Negotiators for SAG-AFTRA have rejected the final contract offer from video game companies for work by voice actors, setting the stage for a possible strike.

The two sides brought in a federal mediator Wednesday after several days of talks. The performers’ union announced on Oct. 16 that unless the negotiators reached a deal by Friday, the union would go on strike.

The two sides began intermittent negotiations on a new contract 18 months ago but have been unable to reach an agreement on the terms of the new deal. The voice actors have been working under a contract that expired at the end of 2014.

SAG-AFTRA accused the companies of refusing to acknowledge that, under current conditions, actors need to be compensated for re-use, much as they are already via residuals.

“This group of video game employers knowingly feeds off other industries that pay these same performers fairly to make a living,” the union said. “This represents a ‘freeloader model of compensation’ that we believe cannot and should not continue.”

“In this industry, which frequently uses performers and understands the intermittent and unpredictable nature of this type of work, fair compensation includes secondary payments when games hit a certain level of success with consumers, not simply higher upfront wages. Secondary compensation is what allows professional performers to feed their families in between jobs.”

The final offer included an immediate 9% wage hike if SAG-AFTRA union members ratified the offer by Dec. 1.

“We had hoped this would be successful, but union leadership left mediation without providing a counteroffer. We urged union leaders to put the package to a vote of their membership, but union leaders refused,” said Scott J. Witlin of the law firm of Barnes & Thornburg, the chief negotiator for the companies.

The union announced Sunday that it would go on strike against the following companies if it did not get a deal — Activision Publishing; Blindlight; Corps of Discovery Films; Disney Character Voices; Electronic Arts Productions; Formosa Interactive; Insomniac Games; Interactive Associates; Take 2 Interactive Software; VoiceWorks Productions; and WB Games.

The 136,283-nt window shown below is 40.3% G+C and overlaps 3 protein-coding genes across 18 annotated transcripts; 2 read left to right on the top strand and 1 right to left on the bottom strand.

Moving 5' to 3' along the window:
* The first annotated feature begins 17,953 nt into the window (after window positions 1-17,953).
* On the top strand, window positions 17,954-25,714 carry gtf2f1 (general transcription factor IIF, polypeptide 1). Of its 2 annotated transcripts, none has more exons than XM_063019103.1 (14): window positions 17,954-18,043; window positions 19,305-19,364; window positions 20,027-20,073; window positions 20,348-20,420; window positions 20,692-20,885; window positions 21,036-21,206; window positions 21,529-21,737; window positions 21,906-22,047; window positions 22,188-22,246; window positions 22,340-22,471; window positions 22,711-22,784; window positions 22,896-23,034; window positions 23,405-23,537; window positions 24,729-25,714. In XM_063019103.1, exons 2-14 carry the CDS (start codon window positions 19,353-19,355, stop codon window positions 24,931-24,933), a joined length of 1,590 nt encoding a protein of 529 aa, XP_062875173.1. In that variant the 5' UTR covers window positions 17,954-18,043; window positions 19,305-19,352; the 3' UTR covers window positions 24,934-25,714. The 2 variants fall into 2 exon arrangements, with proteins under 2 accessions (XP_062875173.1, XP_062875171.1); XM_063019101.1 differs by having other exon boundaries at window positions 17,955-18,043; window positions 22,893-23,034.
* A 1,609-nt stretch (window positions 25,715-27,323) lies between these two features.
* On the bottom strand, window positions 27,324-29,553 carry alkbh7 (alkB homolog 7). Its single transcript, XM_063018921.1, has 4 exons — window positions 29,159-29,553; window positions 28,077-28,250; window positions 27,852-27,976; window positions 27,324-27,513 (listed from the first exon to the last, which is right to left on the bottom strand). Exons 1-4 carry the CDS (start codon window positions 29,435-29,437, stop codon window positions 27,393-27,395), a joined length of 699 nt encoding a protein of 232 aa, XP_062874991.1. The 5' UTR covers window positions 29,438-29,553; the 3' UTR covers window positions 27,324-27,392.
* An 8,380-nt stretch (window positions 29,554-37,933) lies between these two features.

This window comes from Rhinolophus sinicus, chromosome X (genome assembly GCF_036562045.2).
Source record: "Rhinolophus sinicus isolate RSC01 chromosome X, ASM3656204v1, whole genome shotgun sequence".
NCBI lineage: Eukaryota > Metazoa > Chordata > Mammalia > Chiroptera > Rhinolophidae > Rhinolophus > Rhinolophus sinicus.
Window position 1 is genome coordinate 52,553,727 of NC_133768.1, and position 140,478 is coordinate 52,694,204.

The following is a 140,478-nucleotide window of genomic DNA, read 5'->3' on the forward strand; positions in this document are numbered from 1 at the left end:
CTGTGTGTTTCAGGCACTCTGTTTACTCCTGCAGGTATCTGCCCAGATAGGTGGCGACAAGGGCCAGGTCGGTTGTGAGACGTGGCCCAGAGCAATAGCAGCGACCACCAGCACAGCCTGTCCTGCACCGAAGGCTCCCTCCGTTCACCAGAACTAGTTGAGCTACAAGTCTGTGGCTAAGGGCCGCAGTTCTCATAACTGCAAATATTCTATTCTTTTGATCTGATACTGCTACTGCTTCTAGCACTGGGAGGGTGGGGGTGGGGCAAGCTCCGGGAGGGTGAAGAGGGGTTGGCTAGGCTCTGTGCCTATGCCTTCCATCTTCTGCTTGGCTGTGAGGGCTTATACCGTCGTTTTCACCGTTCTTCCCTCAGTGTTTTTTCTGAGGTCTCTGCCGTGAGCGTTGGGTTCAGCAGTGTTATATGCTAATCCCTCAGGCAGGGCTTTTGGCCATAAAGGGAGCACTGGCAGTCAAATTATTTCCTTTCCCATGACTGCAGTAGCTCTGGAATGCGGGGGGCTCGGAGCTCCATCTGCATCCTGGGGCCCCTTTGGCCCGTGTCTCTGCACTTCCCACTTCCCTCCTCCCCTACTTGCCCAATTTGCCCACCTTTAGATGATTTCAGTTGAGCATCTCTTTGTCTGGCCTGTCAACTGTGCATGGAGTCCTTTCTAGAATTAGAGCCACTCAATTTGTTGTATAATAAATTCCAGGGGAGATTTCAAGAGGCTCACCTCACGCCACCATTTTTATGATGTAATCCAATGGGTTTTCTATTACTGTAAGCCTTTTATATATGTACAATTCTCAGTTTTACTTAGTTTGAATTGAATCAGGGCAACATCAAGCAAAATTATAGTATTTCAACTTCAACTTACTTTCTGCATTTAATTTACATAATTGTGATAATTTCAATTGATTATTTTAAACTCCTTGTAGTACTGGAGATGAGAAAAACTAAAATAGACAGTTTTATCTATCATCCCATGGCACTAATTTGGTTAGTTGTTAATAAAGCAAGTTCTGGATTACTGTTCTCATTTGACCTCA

One of the key SAG-AFTRA proposals sought bonuses for voice actors on games that sell over 2 million units with subsequent payments when sales reach 4 million, 6 million, and 8 million; that actors receive stunt pay for vocally stressful recording sessions; that vocally stressful recording sessions be limited to two hours; and that stunt coordinators be hired on performance capture.

“We improved our offer to demonstrate our willingness to reach a fair, mutually-beneficial agreement after 18 months of negotiations,” Witlin added. “We value our performers and their dedication. The union has demanded a contingency fee based upon number of games sold or subscribers. Instead of that, we are offering to immediately reward the hard work of performers through this accelerated raise and Additional Compensation package.”

SAG-AFTRA said that the offer was unacceptable because it did not address the issue of secondary compensation.

“No matter what these companies are peddling in their press releases, this negotiation is not only about upfront compensation. It is about fairness and the ability of middle-class performers to survive in this industry. These companies are immensely profitable, and successful games — which are the only games this dispute is about – drive that profit,” the union said.

“We have proposed a fair payment structure that enables the sustainability of a professional performer community. These employers have unreasonably refused that. The time has come to end the freeloader model of compensation and that is why our members are united behind this cause.”